Having Plenty Of Money For Retirement Doesn’t Mean It Will Last Long Enough

By Gail MarksJarvis
Chicago Tribune

WWR Article Summary (tl;dr) Although balanced investments have earned 8 percent annually on average since 1926, you can never expect the average to happen in a single year or even a few years. So before you plan to retire and remove savings each year to live on, financial experts say it is a good idea to prepare other sources of income.

Chicago Tribune

Is retirement starting to tempt you?

Maybe you peer into your 401(k) and think: “Not bad. Should I go for it?”

Perhaps you’ve even run some numbers on a calculator to assure yourself that you can remove 4 or 5 percent of your savings each year for living expenses, or your financial adviser confirms you have plenty of money to last to age 90.

You know about the so-called 4 percent rule, the rule financial planners use to make sure you don’t spend too much and run out of money too early in retirement.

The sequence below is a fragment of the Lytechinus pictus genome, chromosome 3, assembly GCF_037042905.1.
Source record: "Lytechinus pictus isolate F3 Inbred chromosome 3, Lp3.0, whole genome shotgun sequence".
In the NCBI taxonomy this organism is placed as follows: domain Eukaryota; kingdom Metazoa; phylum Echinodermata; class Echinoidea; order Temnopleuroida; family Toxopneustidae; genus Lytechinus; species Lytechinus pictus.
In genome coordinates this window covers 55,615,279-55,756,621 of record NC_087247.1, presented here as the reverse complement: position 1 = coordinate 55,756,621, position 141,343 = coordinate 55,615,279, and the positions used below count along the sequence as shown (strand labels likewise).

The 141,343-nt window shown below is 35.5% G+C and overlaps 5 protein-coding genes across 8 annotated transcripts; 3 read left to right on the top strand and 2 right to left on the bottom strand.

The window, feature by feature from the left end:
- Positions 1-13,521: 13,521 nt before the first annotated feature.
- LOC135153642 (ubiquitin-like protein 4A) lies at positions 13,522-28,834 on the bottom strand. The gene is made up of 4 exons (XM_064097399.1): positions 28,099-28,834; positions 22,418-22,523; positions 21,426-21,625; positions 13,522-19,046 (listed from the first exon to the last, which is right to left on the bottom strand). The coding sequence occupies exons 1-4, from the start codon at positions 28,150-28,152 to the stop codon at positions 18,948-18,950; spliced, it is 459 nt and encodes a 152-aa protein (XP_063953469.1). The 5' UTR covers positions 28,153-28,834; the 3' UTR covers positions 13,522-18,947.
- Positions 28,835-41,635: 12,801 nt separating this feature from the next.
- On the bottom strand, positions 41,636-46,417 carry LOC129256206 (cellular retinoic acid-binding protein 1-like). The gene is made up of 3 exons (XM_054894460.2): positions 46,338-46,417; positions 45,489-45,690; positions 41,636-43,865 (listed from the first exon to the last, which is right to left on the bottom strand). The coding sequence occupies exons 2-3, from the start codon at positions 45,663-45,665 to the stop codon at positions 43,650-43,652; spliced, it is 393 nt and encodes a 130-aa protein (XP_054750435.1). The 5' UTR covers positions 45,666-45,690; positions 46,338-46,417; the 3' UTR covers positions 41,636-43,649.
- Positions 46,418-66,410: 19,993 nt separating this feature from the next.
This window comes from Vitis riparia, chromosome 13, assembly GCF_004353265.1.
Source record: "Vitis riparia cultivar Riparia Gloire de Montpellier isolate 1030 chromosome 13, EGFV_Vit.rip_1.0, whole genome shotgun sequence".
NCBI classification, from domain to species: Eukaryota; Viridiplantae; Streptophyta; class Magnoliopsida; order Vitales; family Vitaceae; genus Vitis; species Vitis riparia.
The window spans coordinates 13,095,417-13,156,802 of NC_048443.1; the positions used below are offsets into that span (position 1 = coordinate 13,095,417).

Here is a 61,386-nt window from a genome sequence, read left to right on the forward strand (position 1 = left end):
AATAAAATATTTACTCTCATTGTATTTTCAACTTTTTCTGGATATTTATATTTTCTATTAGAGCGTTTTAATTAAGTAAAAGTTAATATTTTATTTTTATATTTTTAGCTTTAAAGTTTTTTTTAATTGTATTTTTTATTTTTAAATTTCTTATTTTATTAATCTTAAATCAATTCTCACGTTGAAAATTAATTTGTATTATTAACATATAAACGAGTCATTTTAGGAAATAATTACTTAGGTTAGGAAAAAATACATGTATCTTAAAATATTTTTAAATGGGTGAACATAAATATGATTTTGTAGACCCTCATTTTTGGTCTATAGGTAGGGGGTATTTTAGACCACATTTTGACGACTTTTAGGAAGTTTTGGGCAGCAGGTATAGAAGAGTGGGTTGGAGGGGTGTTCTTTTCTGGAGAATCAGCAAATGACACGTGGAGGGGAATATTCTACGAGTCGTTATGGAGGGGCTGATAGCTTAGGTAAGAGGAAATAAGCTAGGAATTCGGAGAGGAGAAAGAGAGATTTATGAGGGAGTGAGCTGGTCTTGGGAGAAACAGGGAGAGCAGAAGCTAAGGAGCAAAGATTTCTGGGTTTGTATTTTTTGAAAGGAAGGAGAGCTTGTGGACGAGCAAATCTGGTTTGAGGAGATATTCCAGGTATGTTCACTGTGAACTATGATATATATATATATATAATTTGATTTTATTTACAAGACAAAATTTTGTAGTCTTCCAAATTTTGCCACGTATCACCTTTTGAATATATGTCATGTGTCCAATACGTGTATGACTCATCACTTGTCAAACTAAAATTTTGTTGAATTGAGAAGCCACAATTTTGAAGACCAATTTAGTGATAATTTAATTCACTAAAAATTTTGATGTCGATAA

You figure you will live within the rule, but stretch it a bit, maybe withdrawing 5 percent of your savings each year. You tell yourself: “What could go wrong? I can take this leap.”

There’s just one thing. It’s called sequence of returns. And it can go wrong. If it does, instead of your money lasting through retirement, it may run out while you’re still feeling pretty good and enjoying life.

This potential disaster increasingly is getting attention from financial advisers. Financial planner Michael Kitces told a ballroom full of advisers at the Retirement Income Summit in Chicago this month that they cannot let their clients ignore the risk.

In a nutshell it goes like this: Typically, when people look at their retirement money with a financial planner, they figure they will invest the money and make a return, or a gain, on their savings every year. So as they go through retirement, each year they will remove some money to live on, but the remaining money will be invested and presumably grow.

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